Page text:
Spatial and temporal control of gene expression is crucial for the development of multicellular organisms. Improper gene expression leads to many abnormalities including developmental disorders and cancer. In addition to genetic information and chromatin structure, the three dimensional spatial organization of the eukaryotic genome within the nucleus significantly contributes to genome function. Critical to this organization is a developmentally essential architectural protein, CCCTC-binding factor (CTCF). CTCF exerts its insulator function by forming looping interactions between nonadjacent segments of DNA. CTCF binds to a highly conserved motif on DNA that is enriched at the borders of topologically associating domains (TADs), which are the building blocks of genome organization. Currently, we know neither how CTCF functions as a barrier between distinct chromatin domains, nor how it forms loops between distant loci. CTCF binding and function at many loci can be regulated in several ways; possibly through methylation of DNA, posttranslational modifications of CTCF, interactions with other proteins (i.e. cohesin), interactions with RNA, and multimerization of CTCF. Although CTCF constitutively binds to numerous loci across cell types, it can exert distinct functions depending on the cellular context. These variations cannot be explained by CTCF binding alone. CTCF can bind to the same regions in different cell types although it acts as a barrier in one cell type but not in the other. In our model system, a CTCF binding event within the HoxA cluster has no affect on transcription in mouse embryonic stem cells (mESCs), while it functions as a chromatin insulator upon differentiation into motor neurons (MNs). This suggests that CTCF binding is necessary, but not sufficient to mediate its insulation function. Rather, downstream regulatory events must be required to achieve specificity. These events could include modification to CTCF or association with secondary proteins, among other possibilities. Therefore, we hypothesize that CTCF interacts with other factors to function as an insulator. Here, we describe genetic and biochemical screens to identify factors that affect the ability of CTCF to perform its insulator function. Both approaches can independently reveal crucial factors for insulation function, which will be further analyzed to explain their mechanism of action. Ultimately, the proposed project will have an impact on gene regulation, with the results being fundamentally important for developmental and diseased processes such as developmental defects (i.e. human limb malformations), neurological disorders, and cancer.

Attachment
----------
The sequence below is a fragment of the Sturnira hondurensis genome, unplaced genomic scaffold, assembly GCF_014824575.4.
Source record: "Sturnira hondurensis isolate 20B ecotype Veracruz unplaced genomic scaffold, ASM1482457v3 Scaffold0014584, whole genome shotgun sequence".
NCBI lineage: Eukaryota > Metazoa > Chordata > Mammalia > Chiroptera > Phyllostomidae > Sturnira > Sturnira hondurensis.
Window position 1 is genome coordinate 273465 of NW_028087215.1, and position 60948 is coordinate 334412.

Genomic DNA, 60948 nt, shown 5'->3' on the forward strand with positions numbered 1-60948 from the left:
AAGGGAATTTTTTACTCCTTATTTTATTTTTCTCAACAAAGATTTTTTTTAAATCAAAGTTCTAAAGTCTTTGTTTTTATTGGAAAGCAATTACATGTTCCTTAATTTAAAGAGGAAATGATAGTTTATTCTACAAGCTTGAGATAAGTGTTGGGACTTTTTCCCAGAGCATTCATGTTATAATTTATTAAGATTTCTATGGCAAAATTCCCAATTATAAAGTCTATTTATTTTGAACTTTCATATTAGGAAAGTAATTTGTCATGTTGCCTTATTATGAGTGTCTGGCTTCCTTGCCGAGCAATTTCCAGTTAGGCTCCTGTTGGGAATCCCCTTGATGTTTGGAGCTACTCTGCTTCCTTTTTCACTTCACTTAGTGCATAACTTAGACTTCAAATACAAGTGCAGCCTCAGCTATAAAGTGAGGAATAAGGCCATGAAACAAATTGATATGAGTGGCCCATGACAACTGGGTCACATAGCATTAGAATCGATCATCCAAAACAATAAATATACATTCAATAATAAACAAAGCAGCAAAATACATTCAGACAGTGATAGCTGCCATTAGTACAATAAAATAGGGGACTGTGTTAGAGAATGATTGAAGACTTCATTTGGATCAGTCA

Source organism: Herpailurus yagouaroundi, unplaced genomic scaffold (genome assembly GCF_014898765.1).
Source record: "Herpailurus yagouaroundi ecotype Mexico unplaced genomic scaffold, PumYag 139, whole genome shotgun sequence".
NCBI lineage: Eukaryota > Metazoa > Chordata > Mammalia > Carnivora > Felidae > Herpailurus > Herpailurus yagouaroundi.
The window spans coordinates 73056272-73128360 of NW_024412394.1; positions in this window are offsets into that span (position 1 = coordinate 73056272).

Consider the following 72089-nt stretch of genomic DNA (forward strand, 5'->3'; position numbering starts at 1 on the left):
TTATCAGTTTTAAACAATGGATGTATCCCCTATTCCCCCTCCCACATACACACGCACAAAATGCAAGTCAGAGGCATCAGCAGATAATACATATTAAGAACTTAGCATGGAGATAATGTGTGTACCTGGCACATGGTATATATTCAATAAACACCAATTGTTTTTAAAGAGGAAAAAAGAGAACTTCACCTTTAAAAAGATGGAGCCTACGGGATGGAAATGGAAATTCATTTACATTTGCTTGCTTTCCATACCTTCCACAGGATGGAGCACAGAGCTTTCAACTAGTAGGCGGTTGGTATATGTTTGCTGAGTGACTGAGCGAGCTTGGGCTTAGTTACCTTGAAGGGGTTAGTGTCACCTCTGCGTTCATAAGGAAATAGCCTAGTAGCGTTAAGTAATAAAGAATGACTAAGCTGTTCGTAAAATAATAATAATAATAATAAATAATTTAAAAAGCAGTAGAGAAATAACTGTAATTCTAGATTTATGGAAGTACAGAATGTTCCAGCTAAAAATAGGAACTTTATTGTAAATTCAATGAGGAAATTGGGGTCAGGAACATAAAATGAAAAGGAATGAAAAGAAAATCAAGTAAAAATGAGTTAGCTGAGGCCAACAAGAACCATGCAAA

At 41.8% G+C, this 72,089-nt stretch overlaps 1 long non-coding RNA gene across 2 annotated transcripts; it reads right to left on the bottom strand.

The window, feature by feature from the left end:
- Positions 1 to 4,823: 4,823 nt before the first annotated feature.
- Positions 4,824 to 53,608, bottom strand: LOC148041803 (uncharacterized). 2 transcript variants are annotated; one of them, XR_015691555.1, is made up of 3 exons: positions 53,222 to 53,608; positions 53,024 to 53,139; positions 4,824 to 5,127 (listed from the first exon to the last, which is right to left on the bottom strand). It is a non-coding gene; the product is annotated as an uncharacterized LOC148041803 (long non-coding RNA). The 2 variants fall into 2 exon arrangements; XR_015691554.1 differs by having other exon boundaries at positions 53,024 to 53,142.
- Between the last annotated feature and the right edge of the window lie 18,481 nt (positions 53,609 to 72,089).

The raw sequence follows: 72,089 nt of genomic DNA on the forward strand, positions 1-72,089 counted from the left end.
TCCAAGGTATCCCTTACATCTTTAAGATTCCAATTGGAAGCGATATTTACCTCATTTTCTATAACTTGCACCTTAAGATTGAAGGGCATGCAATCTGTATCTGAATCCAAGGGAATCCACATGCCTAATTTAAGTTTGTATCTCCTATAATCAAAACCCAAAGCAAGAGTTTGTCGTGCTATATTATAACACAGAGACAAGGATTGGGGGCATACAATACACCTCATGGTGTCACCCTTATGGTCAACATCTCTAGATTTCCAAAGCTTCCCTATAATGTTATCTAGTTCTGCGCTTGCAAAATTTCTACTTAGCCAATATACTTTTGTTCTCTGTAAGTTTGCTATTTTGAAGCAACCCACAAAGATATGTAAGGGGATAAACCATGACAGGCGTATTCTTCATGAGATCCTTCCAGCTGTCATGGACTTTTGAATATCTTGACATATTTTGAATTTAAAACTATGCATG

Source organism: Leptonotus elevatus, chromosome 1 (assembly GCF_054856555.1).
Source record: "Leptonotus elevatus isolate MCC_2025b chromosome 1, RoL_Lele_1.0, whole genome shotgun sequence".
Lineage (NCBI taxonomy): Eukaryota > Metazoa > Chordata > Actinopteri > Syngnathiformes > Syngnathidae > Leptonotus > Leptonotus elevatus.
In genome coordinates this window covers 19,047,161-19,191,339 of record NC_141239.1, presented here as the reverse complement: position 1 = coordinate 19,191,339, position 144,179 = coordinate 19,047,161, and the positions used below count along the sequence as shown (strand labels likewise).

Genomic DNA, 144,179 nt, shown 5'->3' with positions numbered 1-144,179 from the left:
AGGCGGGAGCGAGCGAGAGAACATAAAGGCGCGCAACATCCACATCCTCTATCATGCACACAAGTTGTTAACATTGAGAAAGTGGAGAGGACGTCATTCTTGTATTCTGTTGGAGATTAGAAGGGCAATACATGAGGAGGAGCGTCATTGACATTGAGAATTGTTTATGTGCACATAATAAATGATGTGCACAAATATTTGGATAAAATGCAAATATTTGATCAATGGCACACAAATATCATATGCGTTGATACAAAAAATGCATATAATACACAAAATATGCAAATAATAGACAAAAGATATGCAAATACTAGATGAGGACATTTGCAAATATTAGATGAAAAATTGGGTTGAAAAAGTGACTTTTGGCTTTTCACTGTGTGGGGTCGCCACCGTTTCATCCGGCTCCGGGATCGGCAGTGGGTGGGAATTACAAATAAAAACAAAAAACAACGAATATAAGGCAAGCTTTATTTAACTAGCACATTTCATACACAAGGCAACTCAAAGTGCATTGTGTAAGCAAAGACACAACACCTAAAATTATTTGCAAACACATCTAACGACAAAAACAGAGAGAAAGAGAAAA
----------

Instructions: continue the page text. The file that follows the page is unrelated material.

Understanding how CTCF functions as an insulator protein will provide important insights for gene regulation. This proposed research seeks to identify and further characterize factors collaborating with CTCF to perform its insulation function in Hox gene clusters, and genome-wide via novel screening approaches. Through these approaches, we will have a better understanding of gene regulation, which is essential to any biological phenomena ranging from development to disease, including mainly developmental disorders (i.e. human limb malformations), neurological diseases, and cancer among others.